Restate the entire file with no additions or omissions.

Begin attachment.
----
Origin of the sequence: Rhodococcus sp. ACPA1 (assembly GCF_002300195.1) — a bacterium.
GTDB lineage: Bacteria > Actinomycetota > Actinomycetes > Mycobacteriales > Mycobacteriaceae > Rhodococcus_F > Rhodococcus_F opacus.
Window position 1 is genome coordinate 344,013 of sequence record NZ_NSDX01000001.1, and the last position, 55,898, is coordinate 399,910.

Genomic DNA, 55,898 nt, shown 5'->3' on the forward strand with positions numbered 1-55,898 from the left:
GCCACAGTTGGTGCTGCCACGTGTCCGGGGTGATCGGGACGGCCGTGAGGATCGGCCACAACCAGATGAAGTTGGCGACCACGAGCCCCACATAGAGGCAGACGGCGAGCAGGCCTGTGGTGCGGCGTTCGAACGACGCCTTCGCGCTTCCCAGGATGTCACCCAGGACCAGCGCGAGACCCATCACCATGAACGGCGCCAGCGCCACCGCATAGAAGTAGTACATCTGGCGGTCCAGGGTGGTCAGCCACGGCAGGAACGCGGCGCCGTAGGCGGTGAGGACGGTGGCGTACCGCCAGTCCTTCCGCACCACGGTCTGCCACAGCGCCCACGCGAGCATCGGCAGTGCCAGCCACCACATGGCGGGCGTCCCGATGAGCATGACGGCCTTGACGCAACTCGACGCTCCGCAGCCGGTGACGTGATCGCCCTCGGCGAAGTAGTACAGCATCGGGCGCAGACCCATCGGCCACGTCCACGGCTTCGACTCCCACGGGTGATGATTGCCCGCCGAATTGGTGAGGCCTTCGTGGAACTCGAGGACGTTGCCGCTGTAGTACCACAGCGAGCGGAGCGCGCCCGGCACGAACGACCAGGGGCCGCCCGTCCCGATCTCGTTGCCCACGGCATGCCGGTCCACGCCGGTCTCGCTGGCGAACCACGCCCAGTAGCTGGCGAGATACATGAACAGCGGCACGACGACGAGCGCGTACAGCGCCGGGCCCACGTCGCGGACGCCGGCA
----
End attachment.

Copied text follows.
Origin of the sequence: Rhodococcus sp. ACPA1 (assembly GCF_002300195.1) — a bacterium.
GTDB lineage: Bacteria > Actinomycetota > Actinomycetes > Mycobacteriales > Mycobacteriaceae > Rhodococcus_F > Rhodococcus_F opacus.
Window position 1 is genome coordinate 344,013 of sequence record NZ_NSDX01000001.1, and the last position, 55,898, is coordinate 399,910.

Genomic DNA, 55,898 nt, shown 5'->3' on the forward strand with positions numbered 1-55,898 from the left:
GCCACAGTTGGTGCTGCCACGTGTCCGGGGTGATCGGGACGGCCGTGAGGATCGGCCACAACCAGATGAAGTTGGCGACCACGAGCCCCACATAGAGGCAGACGGCGAGCAGGCCTGTGGTGCGGCGTTCGAACGACGCCTTCGCGCTTCCCAGGATGTCACCCAGGACCAGCGCGAGACCCATCACCATGAACGGCGCCAGCGCCACCGCATAGAAGTAGTACATCTGGCGGTCCAGGGTGGTCAGCCACGGCAGGAACGCGGCGCCGTAGGCGGTGAGGACGGTGGCGTACCGCCAGTCCTTCCGCACCACGGTCTGCCACAGCGCCCACGCGAGCATCGGCAGTGCCAGCCACCACATGGCGGGCGTCCCGATGAGCATGACGGCCTTGACGCAACTCGACGCTCCGCAGCCGGTGACGTGATCGCCCTCGGCGAAGTAGTACAGCATCGGGCGCAGACCCATCGGCCACGTCCACGGCTTCGACTCCCACGGGTGATGATTGCCCGCCGAATTGGTGAGGCCTTCGTGGAACTCGAGGACGTTGCCGCTGTAGTACCACAGCGAGCGGAGCGCGCCCGGCACGAACGACCAGGGGCCGCCCGTCCCGATCTCGTTGCCCACGGCATGCCGGTCCACGCCGGTCTCGCTGGCGAACCACGCCCAGTAGCTGGCGAGATACATGAACAGCGGCACGACGACGAGCGCGTACAGCGCCGGGCCCACGTCGCGGACGCCGGCA